Granular Mapping of Child Poverty with Geospatial Big Data

Granular Mapping of Child Poverty with Geospatial Big Data

Why is Child Poverty a Crucial Concern?

The world has made remarkable progress in advancing development in recent years. However, the stark reality remains that more than 700 million people still live in extreme poverty (UNICEF, 2020). Among the most vulnerable and affected by this dire situation are children. Growing up in poverty, they often endure inadequate access to food, sanitation, housing, healthcare, and education, hindering their ability to survive and thrive.

UNICEF reports that approximately 1 billion children worldwide are deprived across multiple dimensions, lacking fundamental necessities such as proper nutrition and clean water. Shockingly, around 365 million children live in conditions of extreme poverty (UNICEF, 2020). In other words, over half of the global population enduring extreme poverty comprises children. This aligns with the World Bank's assertion that children face a higher risk of poverty compared to adults, primarily due to poor households tending to have more children than non-poor households (World Bank, 2011).

In the context of Indonesia, a developing nation, child poverty presents a critical challenge. According to data from the Central Statistics Agency in 2017, approximately 40% of Indonesia's impoverished population consists of children (Central Statistics Agency, 2017). Alarming trends reveal that impoverished children in Indonesia often remain trapped in poverty as they reach adulthood (Rizky, Suryadarma, & Suryahadi, 2019). These cycles of poverty perpetuate as the children of impoverished individuals are likely to be born into impoverished households. If left unaddressed, this persistent issue will perpetuate a never-ending cycle of poverty in Indonesia. Hence, it becomes imperative to prioritize the alleviation of child poverty as a means to tackle the larger challenge of sustained poverty in the country.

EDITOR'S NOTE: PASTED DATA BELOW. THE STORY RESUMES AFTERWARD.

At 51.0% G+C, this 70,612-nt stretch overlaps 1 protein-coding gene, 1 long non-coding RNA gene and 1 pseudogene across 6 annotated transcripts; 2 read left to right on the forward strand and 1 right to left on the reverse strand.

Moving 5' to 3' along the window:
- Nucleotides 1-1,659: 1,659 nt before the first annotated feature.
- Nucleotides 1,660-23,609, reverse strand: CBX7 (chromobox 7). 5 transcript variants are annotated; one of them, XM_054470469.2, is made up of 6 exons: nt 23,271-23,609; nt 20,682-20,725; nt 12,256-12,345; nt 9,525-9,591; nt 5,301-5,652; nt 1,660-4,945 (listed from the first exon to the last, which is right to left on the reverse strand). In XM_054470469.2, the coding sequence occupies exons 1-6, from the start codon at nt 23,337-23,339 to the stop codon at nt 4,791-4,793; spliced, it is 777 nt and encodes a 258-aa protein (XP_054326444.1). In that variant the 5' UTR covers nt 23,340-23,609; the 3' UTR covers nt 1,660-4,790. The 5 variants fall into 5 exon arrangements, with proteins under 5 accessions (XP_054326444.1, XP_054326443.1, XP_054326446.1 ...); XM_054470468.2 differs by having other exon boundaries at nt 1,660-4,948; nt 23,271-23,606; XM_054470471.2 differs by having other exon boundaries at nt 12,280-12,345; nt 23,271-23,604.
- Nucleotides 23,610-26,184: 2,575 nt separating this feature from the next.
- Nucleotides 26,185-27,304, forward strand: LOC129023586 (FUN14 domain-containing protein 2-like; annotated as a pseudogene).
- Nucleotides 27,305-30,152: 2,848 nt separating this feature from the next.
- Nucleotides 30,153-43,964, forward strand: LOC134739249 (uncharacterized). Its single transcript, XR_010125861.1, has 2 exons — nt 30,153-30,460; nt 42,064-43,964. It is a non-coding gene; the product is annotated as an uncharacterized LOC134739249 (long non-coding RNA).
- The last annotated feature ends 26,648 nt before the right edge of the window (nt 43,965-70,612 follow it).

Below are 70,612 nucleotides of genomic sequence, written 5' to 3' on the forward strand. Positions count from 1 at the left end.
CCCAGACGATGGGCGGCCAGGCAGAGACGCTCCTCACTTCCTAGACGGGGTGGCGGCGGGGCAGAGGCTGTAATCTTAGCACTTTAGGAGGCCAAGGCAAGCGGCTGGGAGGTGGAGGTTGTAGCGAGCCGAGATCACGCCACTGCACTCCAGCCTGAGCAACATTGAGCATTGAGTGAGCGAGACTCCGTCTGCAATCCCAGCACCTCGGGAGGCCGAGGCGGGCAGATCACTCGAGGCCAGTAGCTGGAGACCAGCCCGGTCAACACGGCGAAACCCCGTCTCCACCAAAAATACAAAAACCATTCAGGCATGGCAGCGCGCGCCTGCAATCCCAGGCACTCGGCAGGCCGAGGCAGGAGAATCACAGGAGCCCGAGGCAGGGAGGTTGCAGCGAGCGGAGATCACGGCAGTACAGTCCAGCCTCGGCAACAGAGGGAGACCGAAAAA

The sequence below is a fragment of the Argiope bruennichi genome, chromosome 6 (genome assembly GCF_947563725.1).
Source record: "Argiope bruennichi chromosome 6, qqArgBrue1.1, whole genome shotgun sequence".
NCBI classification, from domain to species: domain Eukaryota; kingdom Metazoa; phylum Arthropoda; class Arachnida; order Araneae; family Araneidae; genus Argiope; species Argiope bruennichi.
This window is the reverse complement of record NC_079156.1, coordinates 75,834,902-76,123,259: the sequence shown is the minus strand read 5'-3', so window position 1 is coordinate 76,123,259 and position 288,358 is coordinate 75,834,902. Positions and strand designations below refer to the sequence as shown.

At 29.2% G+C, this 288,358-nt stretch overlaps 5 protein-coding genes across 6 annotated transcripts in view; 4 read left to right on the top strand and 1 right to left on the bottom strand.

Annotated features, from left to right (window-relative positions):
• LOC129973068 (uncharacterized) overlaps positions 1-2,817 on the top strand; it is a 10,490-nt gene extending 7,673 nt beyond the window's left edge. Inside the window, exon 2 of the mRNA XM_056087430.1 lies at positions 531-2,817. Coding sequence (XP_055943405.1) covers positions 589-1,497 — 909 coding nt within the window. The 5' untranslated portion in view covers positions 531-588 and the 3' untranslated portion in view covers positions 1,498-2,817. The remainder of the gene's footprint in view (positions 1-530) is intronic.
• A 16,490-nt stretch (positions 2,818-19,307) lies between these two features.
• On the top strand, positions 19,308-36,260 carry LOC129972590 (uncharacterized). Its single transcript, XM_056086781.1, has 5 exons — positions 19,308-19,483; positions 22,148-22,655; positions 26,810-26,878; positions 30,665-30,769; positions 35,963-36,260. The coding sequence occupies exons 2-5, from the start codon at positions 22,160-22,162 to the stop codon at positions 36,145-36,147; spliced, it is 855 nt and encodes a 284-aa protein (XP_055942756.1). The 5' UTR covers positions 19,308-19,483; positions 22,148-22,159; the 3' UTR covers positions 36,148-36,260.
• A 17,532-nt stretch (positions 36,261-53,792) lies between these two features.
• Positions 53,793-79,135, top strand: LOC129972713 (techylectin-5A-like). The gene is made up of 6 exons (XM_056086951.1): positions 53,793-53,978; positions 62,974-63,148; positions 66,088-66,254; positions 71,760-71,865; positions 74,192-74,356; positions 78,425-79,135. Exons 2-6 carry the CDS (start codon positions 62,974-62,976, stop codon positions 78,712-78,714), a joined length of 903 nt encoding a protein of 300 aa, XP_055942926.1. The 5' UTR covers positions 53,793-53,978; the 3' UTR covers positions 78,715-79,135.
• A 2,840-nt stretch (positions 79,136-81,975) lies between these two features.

Child Poverty Alleviation

Child poverty is neither inevitable nor impervious to intervention. As evidenced by numerous countries, it can be mitigated and even eradicated through sustained attention and proactive measures (Edmonds, E. V., & Schady, N., 2012).

The Sustainable Development Goals (SDGs) have united nations in a historic commitment to address extreme child poverty. The SDGs strive to create a world where all children have the necessary resources to survive, thrive, and reach their full potential by reducing multidimensional child poverty by half before 2030, surpassing mere income-based measurements (UNICEF, 2020).

Indonesia, too, has embraced the SDG agenda on child poverty within its National Medium-Term Development Plan (RPJMN) spanning from 2015-2019 to the current period of 2020-2024 (Statistics, 2017). The 2020-2024 RPJMN of Indonesia has set forth comprehensive development targets to tackle child poverty at a macro level.

The Indonesian government has undertaken various initiatives to combat child poverty, including the implementation of programs such as the Program Indonesia Pintar (PIP), Program Keluarga Harapan (PKH), School Operational Assistance (BOS), and other targeted social assistance schemes. However, effective monitoring by policymakers is crucial to ensure the accurate and efficient delivery of poverty alleviation aid to the intended beneficiaries (Fiscal Policy Agency, 2021).

Utilization of Satellite Imagery and Other Geospatial Big Data

Geospatial Big Data refers to a vast collection of data that is geographically referenced. It encompasses a wide range of information that can be leveraged to understand various aspects, including economic activities and accessibility within a specific geographical area.

Satellite imagery is an integral part of geospatial big data, capturing measurements of objects and phenomena on the Earth's surface without physical contact. It provides a comprehensive view of the social and economic conditions in a given region, offering objective insights based on its distinct characteristics (Yao, Li, et al., 2017).

One of the major advantages of geospatial big data is its frequent and timely updates, providing a more up-to-date picture of the analyzed area. Additionally, its granular level of spatial detail enables a deeper understanding of localized patterns and trends. Furthermore, the utilization of geospatial big data is often more cost-effective compared to traditional data collection methods such as surveys or censuses, making it a compelling alternative for supporting data on child poverty (Pokhriyal, Zambrano, Linares, & Hernández, 2020).